Council kills $100M Hixson project; one member skips vote
CHATTANOOGA (WRCB) -- The $100 million apartment-retail-restaurant-office development would have covered 190 acres, including a hilltop, off Boy Scout Road near Highway 153 in Hixson.
"We have received the conditions (from the Regional Planning Agency)," Scenic Land Co.'s Duane Horton tells Chattanooga City Council Tuesday night. "And agreed to them in their entirety."
Horton pledged to build the apartments before starting work on the stores and offices. He maintained that he would agree to 38 of the 46 design changes that skeptical neighbors and the North Chickamauga Creek Conservancy (NCCC) had requested.
"He makes grandiose promises," neighbor Ellie Wallis tells Council members. "But he's unwilling to make his promises binding."
Council members had delayed voting two weeks ago. Tuesday night, they voted 5-3, to deny the rezoning that would have allowed Horton's project, dubbed 'Chattanooga Village.'
"He (Horton) is disappointed, but hasn't decided where it goes from here," public relations executive Robin Derryberry tells Channel 3.
"More than anything, it's categorical relief that Council made a decision," NCCC executive director Gregory Vickrey says. "A reasonable decision, taking into account our concerns about flooding, traffic, and overbuild, is a victory."
"It's a little frustrating and disappointing," Council Chairwoman Pam Ladd says.
Ladd isn't talking about the outcome. The project would have been in her District, and she opposed the rezoning.
Rather, she's addressing why District #1 representative Deborah Scott neither voted, nor was present for Tuesday's meeting.
"She'd had a disagreement with Peter (Murphy, representing Council District #9) at a committee meeting that afternoon."
"I did ask her (Scott) to please stay," Ladd says. "What she told me was that she'd been cut off from speaking by three different chairmen three different times, and that she wasn't able to make her District heard. She said we already had enough votes and didn't need hers."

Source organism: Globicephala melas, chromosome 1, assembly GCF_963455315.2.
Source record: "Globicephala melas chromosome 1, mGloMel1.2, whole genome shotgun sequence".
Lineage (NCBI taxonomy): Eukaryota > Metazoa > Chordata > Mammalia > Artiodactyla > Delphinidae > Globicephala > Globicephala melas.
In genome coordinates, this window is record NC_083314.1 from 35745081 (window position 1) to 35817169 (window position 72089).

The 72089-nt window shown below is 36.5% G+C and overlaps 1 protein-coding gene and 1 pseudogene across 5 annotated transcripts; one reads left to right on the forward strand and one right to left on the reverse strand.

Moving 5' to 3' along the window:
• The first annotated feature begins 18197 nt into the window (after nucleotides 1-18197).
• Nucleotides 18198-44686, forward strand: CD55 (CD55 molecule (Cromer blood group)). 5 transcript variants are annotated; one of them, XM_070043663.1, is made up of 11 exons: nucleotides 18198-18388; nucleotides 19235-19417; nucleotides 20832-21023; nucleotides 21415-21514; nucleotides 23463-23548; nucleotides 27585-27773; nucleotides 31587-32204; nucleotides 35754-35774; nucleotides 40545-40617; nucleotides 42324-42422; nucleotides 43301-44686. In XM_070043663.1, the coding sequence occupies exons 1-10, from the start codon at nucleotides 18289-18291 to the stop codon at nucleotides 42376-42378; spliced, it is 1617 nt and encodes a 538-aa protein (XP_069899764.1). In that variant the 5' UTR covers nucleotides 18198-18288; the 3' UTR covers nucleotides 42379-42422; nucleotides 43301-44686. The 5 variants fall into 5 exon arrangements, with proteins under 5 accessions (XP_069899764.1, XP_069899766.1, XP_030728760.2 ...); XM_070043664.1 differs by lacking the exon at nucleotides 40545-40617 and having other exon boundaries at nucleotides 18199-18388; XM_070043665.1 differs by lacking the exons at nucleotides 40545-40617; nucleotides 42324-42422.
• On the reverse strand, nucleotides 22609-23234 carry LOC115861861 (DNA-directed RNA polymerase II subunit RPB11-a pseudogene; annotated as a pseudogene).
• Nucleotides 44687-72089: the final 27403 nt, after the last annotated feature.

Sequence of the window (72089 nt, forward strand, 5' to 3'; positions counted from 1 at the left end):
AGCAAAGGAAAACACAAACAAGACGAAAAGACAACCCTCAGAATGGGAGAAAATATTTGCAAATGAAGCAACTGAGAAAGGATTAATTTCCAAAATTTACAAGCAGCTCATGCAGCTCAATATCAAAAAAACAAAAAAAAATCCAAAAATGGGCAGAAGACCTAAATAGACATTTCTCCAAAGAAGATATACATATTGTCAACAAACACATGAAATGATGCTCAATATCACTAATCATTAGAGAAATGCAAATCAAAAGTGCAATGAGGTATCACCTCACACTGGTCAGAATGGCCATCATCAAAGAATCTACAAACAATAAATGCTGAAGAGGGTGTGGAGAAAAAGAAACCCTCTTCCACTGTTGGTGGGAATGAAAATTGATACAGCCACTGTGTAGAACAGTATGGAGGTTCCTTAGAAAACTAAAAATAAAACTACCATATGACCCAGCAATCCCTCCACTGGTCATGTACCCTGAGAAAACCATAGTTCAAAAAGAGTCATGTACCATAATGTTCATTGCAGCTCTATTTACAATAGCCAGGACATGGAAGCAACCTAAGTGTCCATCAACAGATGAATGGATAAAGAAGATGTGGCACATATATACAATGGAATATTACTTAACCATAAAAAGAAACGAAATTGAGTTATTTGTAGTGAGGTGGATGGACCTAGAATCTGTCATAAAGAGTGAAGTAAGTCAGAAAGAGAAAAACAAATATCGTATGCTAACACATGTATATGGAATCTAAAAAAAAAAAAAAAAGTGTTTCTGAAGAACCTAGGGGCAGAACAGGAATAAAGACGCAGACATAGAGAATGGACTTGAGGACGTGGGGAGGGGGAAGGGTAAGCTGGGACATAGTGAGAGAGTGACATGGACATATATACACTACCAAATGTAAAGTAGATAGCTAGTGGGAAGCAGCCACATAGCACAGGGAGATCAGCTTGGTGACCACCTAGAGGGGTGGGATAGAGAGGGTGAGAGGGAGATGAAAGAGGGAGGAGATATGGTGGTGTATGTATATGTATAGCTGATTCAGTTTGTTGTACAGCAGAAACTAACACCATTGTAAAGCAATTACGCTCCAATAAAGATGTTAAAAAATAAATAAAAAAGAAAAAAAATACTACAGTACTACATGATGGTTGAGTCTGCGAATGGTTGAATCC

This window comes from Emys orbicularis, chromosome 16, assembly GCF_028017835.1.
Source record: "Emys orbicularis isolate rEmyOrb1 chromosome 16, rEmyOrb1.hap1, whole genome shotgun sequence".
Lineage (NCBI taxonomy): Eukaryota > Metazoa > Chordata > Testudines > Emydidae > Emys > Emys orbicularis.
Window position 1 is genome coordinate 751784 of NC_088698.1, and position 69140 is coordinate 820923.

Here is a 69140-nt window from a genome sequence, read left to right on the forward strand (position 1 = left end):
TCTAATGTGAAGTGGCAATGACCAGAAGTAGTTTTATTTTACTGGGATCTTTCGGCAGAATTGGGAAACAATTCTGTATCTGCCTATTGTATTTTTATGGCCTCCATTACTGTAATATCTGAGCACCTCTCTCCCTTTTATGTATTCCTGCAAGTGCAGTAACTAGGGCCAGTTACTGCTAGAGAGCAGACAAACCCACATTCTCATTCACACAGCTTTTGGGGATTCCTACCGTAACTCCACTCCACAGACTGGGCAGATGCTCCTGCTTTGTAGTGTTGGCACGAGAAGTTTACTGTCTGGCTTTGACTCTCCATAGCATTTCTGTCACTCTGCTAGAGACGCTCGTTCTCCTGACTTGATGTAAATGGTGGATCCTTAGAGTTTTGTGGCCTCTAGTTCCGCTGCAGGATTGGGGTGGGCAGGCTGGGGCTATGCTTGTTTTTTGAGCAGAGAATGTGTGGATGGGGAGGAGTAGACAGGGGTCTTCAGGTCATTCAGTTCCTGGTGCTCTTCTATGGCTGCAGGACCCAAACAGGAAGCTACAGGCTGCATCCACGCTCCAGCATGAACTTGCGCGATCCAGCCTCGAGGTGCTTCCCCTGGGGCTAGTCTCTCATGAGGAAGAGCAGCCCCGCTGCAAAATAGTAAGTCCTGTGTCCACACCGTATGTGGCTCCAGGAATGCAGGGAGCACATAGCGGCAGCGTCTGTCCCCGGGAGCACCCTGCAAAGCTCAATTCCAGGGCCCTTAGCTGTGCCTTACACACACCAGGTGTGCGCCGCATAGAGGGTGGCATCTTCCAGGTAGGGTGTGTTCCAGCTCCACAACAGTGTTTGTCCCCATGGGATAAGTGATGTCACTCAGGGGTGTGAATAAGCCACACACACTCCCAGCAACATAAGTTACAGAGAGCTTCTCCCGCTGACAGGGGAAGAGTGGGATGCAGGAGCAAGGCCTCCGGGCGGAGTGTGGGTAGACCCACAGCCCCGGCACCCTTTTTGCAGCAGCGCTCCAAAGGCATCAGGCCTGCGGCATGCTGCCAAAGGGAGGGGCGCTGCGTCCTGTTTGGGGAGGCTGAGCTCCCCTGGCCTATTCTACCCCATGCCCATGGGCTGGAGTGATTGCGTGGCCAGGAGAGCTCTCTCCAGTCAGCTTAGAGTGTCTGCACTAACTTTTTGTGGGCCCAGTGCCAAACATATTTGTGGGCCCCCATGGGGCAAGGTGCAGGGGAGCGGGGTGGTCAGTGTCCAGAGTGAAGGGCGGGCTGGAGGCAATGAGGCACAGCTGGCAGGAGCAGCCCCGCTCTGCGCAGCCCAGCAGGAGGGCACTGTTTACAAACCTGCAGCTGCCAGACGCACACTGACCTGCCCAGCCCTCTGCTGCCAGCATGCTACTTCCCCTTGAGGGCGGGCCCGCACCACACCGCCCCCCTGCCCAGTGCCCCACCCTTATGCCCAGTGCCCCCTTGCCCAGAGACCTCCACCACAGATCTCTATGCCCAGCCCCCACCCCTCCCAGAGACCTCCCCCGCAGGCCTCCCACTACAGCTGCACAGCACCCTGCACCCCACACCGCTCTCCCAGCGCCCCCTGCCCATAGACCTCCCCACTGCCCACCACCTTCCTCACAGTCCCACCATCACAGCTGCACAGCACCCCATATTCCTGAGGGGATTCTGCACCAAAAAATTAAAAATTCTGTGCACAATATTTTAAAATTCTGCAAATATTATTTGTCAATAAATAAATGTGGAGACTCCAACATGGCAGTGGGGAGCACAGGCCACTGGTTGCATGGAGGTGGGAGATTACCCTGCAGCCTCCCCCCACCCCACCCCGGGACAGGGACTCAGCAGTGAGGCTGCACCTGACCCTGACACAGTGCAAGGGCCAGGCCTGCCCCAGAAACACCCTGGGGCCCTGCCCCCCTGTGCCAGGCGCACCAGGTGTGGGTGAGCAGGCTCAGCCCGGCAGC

"What her vote would have been, I don't know."
Murphy chaired Tuesday's Council meeting, as the development vote involved a project in Chairwoman Ladd's district.
In casting last (the vote already 4-3 against), Murphy indicated he was "voting with the prevailing side and voting no."
Reached via phone Wednesday, Murphy tells Channel 3 he won't speculate how Scott would have voted, or whether her vote might have swayed his or others, thus altering the result.
"It's hypothetical," Murphy says. "And aside from that, such talk could give the developer (Horton) or property owner (Jack Lonas) grounds for legal action."
After multiple failed attempts to reach Scott through calls to her Council office, her cell phone, and to her home, Channel 3 went to her home seeking comment.
Repeated knocks bring no response, save loud barking from her German Shepherd, stationed at the edge of a security fence that bears a warning sign: Guard Dog.
"The losers, besides the developer, are everybody who has a vested interest in this issue, and everybody in her District," Council Chairwoman Ladd says.
"District #1 did not have a representative on this vote or any of the votes we took last night."
Scott missed voting on nine more agenda items, including expenditures of more than $1 million toward construction of a new firing range for Chattanooga Police and the Hamilton County Sheriff's Office. Council members also authorized approximately $493,137.42 in upgrades, design authorizations, and contract amendments for several wastewater treatment plants.
All resolutions passed, by comfortable if not unanimous margins.
Scott is not a candidate for re-election March 5. Her term ends April 15.